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Driving an electric car saves £700 a year, according to new report

DRIVING an electric car could save you around £700 a year, according to a new report.

The Energy and Climate Intelligence Unit (ECIU) says drivers of the top 10-selling petrol cars of 2023 are paying hundreds more a year more to run their vehicles, compared to electric vehicle (EV) equivalents.

Further analysis of the top 10 selling EVs of 2023 showed drivers paid almost £1,300 a year less to run their vehicles than drivers of the equivalent petrol cars, the report added.

In total, more than 300,000 EVs were bought in the UK last year – with the number set to rise again in 2024.

And the ECIU’s data highlighted “over the course of their lifetimes, these EVs will generate a total of £5.6bn in savings for their owners, compared to their petrol equivalents”.

In comparison, petrol cars sold in 2023 will cost their owners an extra £7.6bn.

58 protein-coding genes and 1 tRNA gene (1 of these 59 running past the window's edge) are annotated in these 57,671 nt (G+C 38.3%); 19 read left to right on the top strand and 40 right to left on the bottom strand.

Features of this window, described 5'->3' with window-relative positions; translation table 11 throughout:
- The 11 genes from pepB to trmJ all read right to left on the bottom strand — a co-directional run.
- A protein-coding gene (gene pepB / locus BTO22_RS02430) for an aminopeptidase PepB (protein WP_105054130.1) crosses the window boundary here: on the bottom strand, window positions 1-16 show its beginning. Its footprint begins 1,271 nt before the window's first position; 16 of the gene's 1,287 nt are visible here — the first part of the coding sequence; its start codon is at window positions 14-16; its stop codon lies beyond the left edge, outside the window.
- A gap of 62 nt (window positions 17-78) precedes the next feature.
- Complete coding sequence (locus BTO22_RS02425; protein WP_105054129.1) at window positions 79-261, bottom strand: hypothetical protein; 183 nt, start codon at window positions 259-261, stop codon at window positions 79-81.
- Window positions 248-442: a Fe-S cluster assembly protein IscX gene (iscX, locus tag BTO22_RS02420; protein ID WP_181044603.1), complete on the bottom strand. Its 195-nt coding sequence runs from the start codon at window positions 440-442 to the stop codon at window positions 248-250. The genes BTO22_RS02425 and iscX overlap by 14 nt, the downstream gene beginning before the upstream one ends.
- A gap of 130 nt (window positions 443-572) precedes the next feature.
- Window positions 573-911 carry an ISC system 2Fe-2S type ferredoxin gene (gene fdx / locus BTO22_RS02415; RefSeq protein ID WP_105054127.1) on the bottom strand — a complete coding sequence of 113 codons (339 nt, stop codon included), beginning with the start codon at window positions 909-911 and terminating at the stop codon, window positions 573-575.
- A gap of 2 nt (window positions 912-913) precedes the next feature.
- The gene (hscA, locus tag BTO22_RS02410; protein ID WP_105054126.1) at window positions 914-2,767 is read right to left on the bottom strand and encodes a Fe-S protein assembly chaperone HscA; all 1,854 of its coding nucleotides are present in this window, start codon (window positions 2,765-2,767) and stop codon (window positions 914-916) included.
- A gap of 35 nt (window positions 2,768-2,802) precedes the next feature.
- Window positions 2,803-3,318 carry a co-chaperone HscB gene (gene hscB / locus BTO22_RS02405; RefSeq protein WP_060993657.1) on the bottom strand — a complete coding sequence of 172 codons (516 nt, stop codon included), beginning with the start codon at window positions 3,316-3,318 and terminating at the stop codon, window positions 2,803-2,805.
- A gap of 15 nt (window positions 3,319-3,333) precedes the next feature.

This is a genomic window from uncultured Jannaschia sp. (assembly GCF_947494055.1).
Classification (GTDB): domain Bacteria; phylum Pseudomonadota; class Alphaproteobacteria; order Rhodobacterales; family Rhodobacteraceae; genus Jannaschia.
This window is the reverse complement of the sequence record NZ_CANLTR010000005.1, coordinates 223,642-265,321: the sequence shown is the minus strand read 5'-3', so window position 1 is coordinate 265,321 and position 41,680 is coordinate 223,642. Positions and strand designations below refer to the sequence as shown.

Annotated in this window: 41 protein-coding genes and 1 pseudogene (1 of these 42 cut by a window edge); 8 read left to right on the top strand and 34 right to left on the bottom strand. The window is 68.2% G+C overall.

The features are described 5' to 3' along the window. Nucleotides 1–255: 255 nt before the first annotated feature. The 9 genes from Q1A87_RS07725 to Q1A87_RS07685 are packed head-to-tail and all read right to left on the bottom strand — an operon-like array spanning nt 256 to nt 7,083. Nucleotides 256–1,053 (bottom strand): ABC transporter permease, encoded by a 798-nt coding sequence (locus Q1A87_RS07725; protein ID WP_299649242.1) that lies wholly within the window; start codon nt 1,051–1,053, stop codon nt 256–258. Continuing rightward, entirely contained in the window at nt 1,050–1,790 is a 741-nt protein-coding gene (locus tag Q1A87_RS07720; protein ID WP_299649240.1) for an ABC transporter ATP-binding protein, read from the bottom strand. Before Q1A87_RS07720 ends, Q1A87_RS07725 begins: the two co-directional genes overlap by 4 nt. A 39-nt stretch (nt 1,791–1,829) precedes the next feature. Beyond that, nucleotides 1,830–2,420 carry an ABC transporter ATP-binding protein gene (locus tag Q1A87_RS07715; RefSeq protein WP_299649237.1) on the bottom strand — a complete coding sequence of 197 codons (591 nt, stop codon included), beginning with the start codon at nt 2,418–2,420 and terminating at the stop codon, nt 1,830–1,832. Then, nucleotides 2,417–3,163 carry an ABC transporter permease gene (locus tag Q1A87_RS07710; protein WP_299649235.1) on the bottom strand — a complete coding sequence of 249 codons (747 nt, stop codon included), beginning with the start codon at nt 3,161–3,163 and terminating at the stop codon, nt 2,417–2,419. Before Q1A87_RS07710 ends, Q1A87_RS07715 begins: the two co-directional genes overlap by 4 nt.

Colin Walker, transport analyst at the Energy and Climate Intelligence Unit, said: “With drivers being hit by a £700 petrol premium, a switch to an EV will see a quick return on the investment made.

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“Electric car sticker prices are falling, with analysts at Goldman Sachs expecting price parity to be reached by the middle of the decade.

“However, since less than 20% of car sales in the UK are for new vehicles, it’s the growth of the second-hand EV market that is critical if more families are to be able to access the cheaper driving than comes from EV ownership.

“With the ZEV mandate coming in to force next year, more new EVs will be sold which, in turn, will result in more EVs making their way on to the second-hand market in the years to come.”

Rod Dennis, from the RAC, said: “For many drivers, the idea of considering the total cost of running a car throughout its life, rather than just thinking about the upfront cost, might seem like a strange concept, especially for the majority of people who acquire used rather than new cars.

“But as this study shows, when you do the sums, electric vehicles can be so much cheaper to keep on the road, and of course there’s also the huge environmental benefits of driving a car that has no tailpipe emissions.”

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